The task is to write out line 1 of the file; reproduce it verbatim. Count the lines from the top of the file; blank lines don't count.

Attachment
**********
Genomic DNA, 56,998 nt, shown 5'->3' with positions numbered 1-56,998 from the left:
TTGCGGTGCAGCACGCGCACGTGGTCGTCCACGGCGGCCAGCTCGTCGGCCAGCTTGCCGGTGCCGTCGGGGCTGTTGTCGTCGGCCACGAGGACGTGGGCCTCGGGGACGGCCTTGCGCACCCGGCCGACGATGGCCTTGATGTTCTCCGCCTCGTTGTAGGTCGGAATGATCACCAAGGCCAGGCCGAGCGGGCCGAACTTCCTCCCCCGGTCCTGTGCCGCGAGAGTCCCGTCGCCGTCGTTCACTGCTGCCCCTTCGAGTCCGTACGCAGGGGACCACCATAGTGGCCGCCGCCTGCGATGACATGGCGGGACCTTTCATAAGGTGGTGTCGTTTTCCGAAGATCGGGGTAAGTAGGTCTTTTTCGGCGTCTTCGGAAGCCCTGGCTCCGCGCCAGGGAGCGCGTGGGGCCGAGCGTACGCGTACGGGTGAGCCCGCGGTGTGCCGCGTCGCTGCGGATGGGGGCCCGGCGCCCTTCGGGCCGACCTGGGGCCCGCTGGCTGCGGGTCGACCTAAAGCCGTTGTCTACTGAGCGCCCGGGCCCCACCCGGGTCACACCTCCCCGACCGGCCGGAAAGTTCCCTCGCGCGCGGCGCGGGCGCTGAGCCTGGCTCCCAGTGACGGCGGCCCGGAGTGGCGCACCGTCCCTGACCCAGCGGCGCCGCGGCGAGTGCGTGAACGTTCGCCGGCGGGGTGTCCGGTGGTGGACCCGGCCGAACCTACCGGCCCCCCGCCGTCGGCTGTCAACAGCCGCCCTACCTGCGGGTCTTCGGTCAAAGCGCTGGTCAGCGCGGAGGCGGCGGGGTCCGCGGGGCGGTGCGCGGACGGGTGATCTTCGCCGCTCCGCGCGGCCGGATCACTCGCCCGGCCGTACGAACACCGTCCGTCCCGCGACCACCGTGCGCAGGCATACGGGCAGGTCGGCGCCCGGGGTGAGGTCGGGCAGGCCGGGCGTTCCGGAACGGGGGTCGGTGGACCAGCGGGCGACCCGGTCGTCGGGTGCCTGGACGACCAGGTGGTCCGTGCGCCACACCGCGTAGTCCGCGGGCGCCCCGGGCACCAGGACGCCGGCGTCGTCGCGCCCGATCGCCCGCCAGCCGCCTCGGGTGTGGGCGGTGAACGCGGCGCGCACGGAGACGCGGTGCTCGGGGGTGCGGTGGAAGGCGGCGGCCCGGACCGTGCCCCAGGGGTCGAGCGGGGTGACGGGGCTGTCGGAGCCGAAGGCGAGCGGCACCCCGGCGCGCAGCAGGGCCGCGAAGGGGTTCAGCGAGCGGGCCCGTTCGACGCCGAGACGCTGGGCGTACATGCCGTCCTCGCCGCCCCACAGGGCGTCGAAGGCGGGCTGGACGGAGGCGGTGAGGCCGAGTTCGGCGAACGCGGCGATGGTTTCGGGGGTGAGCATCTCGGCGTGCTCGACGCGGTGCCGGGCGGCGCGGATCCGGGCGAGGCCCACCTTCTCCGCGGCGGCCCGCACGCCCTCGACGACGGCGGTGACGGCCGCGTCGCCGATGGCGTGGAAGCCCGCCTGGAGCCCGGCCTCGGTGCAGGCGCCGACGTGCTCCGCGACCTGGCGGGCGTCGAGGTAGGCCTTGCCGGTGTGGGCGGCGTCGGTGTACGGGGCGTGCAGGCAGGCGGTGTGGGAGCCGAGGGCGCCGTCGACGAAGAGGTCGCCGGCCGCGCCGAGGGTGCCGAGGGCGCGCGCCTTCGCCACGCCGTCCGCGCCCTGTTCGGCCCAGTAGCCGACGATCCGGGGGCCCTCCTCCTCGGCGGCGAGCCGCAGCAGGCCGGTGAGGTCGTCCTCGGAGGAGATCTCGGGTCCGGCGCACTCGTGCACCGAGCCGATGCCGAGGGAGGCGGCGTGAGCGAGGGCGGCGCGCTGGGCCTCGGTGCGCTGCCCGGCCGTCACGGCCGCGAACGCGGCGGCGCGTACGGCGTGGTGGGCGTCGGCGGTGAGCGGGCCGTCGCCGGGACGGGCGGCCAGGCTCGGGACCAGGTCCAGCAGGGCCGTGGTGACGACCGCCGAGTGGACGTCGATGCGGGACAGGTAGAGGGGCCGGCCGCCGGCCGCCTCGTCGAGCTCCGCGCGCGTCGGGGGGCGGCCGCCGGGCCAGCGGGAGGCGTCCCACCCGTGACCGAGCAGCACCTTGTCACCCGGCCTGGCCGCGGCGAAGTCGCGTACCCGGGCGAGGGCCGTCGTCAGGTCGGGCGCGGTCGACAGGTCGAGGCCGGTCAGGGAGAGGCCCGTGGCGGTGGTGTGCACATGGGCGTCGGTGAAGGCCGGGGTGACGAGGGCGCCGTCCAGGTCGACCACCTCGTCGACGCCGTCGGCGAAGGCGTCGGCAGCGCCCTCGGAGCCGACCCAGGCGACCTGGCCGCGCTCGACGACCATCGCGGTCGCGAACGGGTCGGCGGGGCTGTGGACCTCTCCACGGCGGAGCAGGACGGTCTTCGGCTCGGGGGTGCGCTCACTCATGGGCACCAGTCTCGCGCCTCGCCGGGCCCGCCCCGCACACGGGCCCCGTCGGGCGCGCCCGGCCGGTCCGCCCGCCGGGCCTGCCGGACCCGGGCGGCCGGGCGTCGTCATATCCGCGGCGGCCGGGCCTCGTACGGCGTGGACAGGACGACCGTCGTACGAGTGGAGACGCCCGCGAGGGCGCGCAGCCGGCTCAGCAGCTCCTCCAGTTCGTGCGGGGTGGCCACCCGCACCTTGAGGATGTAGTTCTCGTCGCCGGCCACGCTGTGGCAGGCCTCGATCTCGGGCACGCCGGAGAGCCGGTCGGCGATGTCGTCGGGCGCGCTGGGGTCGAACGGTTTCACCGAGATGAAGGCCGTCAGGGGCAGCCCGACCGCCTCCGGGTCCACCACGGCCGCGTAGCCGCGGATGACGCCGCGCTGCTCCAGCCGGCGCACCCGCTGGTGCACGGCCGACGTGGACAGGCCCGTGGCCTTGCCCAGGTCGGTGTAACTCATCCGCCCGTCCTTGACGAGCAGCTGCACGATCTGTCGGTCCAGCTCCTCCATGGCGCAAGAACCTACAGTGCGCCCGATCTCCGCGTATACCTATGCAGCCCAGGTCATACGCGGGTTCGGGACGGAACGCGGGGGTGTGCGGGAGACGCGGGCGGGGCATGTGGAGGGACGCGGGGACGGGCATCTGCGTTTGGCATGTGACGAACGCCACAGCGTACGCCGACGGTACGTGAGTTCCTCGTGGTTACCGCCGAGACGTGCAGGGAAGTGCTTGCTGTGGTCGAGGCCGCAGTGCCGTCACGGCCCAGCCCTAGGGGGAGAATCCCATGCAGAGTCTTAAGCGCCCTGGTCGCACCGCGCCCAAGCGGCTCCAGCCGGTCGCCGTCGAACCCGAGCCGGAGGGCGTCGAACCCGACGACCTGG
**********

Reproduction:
Genomic DNA, 56,998 nt, shown 5'->3' with positions numbered 1-56,998 from the left: